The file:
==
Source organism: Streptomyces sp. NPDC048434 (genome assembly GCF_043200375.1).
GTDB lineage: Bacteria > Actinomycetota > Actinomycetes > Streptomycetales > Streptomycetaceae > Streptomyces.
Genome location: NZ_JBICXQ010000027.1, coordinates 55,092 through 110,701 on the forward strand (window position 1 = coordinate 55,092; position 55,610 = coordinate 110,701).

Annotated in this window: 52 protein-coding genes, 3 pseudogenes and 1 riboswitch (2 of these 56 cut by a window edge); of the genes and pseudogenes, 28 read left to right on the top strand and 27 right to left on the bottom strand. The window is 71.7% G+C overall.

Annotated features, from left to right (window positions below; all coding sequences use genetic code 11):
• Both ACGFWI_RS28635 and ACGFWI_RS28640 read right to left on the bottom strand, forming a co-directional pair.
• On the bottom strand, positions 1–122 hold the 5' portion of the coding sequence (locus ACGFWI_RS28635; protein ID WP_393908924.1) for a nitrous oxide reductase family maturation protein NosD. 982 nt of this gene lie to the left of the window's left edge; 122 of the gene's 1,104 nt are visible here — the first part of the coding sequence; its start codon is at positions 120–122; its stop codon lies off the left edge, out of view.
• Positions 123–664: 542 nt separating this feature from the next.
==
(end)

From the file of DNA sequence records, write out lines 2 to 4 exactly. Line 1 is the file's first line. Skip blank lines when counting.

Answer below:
GTDB lineage: Bacteria > Actinomycetota > Actinomycetes > Streptomycetales > Streptomycetaceae > Streptomyces.
Genome location: NZ_JBICXQ010000027.1, coordinates 55,092 through 110,701 on the forward strand (window position 1 = coordinate 55,092; position 55,610 = coordinate 110,701).

Annotated in this window: 52 protein-coding genes, 3 pseudogenes and 1 riboswitch (2 of these 56 cut by a window edge); of the genes and pseudogenes, 28 read left to right on the top strand and 27 right to left on the bottom strand. The window is 71.7% G+C overall.